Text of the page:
Derry City & Strabane - Online Symposium focuses on importance of rural integration




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Online Symposium focuses on importance of rural integration

30 November 2021
The issue of Rural Integration was on the agenda today at a special Rural Symposium held digitally by Derry City and Strabane District Council's Rural Issues Group.
It was the first symposium of its kind since the establishment of the group, and the meeting offered the opportunity to reflect on the achievements to date through the delivery of the Strategic Growth Plan and the three rural Local Growth Partnerships, and the challenges that lie ahead on the path towards better Rural Integration.
For the past ten months, the Rural Issues Group has engaged with many partners across the District on key issues of challenge and opportunity for local rural communities. Through positive engagement and debate, excellent progress has already been achieved in the communication of these shared goals and all partners recognise the need to collaborate and be resourceful in supporting our rural communities on a range of issues.
During the online forum partners received an update on the Strategic Growth Plan for Derry and Strabane, and evidence that positive progress is being made in 32 of 49 of the outcomes identified within the strands of the strategy, with 76% of actions on track for completion. Participants were informed about the forthcoming review of the Strategic Growth Plan, and had the opportunity to provide feedback on the actions affecting rural communities and identify any gaps in the process.
Mayor of Derry City and Strabane District Council, Alderman Graham Warke, said the symposium had provided an opportunity for partners to reconnect and reflect on the work to date. "In the short time that the Rural Issues Group has been in operation it has achieved much through positive engagement and debate. The group has brought together a wide ranging network of stakeholders who are all committed to finding solutions to the problems faced by rural communities.
"It's clear that resourcing is a major issue and it's something that needs to be prioritised if we are to continue on the path to progress. But the commitment is there, and the drive to build resilient and proactive rural communities was obvious at today's symposium."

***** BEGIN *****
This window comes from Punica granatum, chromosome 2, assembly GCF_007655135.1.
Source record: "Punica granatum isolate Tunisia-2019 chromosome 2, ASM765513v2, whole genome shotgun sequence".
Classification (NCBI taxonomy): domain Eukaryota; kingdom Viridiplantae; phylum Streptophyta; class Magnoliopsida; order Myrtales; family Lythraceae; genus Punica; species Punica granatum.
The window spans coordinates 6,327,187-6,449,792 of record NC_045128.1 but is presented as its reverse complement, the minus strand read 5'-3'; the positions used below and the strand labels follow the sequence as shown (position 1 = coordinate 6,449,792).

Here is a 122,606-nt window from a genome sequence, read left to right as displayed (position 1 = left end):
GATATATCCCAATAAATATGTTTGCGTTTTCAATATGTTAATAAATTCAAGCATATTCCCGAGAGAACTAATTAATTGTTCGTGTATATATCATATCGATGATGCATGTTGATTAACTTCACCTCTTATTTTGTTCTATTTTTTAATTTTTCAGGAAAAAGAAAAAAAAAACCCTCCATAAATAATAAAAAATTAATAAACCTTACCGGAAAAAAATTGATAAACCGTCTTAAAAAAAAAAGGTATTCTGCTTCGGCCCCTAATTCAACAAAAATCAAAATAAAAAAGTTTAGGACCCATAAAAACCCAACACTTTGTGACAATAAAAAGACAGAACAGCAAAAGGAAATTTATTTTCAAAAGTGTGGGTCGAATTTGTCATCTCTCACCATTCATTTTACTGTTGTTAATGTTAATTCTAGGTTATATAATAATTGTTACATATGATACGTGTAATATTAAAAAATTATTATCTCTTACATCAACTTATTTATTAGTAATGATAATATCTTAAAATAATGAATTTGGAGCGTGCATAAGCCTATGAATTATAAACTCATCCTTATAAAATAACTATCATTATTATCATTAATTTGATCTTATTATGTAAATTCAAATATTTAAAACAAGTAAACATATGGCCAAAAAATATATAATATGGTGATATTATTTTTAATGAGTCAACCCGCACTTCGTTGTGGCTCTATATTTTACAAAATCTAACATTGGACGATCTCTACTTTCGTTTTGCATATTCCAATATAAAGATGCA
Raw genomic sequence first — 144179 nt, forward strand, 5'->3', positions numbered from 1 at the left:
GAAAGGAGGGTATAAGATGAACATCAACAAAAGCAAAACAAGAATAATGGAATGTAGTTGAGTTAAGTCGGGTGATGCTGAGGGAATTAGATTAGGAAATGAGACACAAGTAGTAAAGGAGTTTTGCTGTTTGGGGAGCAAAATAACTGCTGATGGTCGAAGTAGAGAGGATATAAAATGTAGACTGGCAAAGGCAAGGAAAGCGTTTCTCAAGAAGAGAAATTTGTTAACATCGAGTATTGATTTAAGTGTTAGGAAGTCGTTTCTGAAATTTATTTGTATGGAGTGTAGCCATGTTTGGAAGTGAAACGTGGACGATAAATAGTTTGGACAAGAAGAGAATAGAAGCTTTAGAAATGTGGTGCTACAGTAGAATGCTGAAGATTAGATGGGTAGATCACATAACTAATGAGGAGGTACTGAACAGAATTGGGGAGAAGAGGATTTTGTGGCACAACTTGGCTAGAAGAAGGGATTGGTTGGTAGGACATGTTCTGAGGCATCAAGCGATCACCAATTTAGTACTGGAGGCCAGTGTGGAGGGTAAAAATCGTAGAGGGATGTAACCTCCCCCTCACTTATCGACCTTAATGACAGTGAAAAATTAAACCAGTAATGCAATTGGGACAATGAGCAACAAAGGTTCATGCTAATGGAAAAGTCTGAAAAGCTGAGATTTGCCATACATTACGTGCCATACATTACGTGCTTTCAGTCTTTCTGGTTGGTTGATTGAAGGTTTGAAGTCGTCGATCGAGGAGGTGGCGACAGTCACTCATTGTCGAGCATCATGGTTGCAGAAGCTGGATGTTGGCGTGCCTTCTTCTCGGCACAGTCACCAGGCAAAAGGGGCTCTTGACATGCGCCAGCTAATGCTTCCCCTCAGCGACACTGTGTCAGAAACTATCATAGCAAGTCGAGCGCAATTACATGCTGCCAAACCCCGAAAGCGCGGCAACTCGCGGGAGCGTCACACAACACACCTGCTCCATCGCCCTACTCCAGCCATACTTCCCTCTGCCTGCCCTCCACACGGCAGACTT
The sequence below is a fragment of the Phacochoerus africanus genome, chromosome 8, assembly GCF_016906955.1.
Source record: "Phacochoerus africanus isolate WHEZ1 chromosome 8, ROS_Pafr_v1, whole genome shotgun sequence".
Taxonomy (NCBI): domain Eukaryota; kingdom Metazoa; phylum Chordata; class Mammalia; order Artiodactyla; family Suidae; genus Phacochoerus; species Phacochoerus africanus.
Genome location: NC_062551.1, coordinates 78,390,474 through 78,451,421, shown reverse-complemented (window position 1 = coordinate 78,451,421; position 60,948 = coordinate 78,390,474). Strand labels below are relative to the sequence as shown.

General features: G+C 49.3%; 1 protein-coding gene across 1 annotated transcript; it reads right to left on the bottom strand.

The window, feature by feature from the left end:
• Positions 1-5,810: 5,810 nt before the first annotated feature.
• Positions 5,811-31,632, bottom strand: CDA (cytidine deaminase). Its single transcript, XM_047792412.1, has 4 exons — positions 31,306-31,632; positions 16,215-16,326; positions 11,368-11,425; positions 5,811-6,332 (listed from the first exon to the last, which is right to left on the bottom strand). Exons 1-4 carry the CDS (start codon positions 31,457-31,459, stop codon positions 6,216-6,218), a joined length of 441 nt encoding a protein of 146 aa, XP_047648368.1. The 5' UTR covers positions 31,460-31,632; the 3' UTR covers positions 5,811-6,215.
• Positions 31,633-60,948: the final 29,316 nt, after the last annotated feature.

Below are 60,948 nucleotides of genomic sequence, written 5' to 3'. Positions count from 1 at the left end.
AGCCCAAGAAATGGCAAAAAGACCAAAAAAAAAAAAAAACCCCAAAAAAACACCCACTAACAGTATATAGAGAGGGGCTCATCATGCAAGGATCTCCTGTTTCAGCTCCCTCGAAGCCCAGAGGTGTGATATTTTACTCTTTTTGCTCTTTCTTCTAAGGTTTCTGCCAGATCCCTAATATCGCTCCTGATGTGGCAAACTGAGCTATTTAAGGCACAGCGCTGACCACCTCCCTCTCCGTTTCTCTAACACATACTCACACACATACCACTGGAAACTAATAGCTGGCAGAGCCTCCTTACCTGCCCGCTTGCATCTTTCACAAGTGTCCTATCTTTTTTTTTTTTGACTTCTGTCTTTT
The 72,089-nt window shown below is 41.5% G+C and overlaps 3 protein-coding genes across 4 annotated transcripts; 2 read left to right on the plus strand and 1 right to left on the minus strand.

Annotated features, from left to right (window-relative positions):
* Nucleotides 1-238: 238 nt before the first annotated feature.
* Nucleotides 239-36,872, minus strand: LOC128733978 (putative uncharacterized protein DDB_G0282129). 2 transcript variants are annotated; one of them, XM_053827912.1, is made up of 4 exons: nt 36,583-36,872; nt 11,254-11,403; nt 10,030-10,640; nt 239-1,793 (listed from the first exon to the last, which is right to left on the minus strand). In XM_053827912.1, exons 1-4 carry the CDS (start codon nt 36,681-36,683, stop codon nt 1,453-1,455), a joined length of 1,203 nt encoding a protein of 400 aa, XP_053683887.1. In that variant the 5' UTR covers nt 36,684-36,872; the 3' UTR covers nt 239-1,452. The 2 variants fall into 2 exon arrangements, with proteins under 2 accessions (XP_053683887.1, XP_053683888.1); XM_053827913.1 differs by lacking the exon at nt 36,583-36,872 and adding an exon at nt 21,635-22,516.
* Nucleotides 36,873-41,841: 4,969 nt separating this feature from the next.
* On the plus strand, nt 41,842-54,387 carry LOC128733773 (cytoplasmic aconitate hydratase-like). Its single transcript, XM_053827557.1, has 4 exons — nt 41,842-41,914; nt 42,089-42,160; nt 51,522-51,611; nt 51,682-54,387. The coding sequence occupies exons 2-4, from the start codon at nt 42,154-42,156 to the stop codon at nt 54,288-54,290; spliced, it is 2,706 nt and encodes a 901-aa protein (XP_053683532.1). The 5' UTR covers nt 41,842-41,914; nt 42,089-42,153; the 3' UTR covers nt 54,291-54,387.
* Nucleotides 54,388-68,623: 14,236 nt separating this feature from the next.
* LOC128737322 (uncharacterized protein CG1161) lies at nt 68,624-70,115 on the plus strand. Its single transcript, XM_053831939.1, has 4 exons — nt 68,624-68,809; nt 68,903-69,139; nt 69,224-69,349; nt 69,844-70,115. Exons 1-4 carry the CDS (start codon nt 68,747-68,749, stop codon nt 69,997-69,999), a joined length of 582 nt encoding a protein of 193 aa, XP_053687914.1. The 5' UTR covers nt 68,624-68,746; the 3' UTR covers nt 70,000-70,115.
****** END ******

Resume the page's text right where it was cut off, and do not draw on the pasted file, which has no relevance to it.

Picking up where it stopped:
Director of Legacy with Council, Oonagh McGillion, said: "The Rural Issues Group was established in recognition of the need to escalate positive action in rural areas. Rural development is a major focus within the Strategic Growth Plan, so the Rural Issues Group aligns well with the overarching aspirations of the strategy.
"Over the past ten months, digital connectivity, capacity building, poverty, housing, safety and rural support have all been raised as priority areas. In this symposium we wanted to take one particular issue – rural integration, and really look at the importance of partnership working to driving change within our Council area. I think it's clear from today's event that all our partners are on the same page and keen to continue with the momentum to empower and support our rural communities."
During the symposium partners heard from the Chairs of the Local Growth Partnerships throughout the three rural DEAs – Derg, Sperrin and Faughan The partnerships have been pivotal to supporting rural areas throughout the pandemic, members heard, and provided a strong network of communication that proved vital in delivering aid. There has been some great progress in areas such as rural tourism, the environment and health and the partnerships all stressed that capacity building is essential going forwards to continue the positive momentum behind projects in rural areas. Groups are under significant pressure and need trained staff in place to deliver vital services, with retention posing a major problem in rural areas, the Chairs stressed.
Members also heard more about best practice in rural areas in Donegal and Scotland, as well as N. Ireland, and how rural communities are being supported. Jane Atterton from Scotland's Rural Policy Centre, gave the group an insight into rural policy in Scotland and the focus on raising the voice and empowering communities by channelling additional resources into rural groups. Ciaran Martin from Donegal County Council provided an update on digital connectivity in the NW region, with the growing need for better connectivity to facilitate remote working. Clodagh Crowe from Loughry College also gave an overview of rural integration from an agricultural perspective on a regional level. Mental health and wellbeing are key concerns, as well as providing support for farming families spanning all ages.
The feedback from today's event will now be taken forwards in a report to be brought before Council and the Strategic Growth Partnership, to help shape new approaches to rural issues as part of the wider Rural Strategy for Derry and Strabane.